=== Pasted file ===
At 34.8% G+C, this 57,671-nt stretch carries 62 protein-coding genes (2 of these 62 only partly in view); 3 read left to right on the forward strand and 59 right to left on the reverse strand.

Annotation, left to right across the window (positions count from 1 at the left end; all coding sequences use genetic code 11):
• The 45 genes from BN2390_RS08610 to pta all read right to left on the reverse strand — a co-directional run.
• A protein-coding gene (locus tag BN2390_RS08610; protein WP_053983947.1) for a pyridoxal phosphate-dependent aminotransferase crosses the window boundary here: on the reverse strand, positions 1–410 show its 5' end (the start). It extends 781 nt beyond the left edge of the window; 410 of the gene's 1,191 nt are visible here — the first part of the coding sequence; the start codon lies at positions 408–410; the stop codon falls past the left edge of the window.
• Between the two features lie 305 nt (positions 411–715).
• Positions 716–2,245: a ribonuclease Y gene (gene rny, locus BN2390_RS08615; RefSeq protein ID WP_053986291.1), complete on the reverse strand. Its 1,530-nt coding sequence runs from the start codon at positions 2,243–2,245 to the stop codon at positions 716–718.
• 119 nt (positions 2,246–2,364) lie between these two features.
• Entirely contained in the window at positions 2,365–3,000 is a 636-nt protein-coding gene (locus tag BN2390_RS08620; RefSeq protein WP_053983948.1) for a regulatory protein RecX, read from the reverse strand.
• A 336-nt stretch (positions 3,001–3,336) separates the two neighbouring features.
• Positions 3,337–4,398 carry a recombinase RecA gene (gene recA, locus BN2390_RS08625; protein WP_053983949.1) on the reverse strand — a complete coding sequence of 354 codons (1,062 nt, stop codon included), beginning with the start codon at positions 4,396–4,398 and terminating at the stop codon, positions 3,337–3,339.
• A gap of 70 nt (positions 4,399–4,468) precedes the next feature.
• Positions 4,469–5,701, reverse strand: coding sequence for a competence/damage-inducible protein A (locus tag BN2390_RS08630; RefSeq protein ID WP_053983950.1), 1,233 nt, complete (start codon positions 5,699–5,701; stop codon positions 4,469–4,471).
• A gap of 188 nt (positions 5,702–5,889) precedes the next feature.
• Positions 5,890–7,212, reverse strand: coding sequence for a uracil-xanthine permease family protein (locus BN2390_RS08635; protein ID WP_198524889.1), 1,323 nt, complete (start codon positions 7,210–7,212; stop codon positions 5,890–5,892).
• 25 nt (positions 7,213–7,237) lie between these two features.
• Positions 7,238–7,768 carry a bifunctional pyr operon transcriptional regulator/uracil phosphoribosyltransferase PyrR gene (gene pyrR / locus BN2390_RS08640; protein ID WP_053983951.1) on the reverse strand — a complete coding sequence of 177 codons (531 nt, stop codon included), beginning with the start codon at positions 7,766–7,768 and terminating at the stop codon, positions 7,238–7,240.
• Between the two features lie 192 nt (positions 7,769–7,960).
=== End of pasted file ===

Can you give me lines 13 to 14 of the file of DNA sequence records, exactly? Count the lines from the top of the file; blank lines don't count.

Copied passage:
• A gap of 188 nt (positions 5,702–5,889) precedes the next feature.
• Positions 5,890–7,212, reverse strand: coding sequence for a uracil-xanthine permease family protein (locus BN2390_RS08635; protein ID WP_198524889.1), 1,323 nt, complete (start codon positions 7,210–7,212; stop codon positions 5,890–5,892).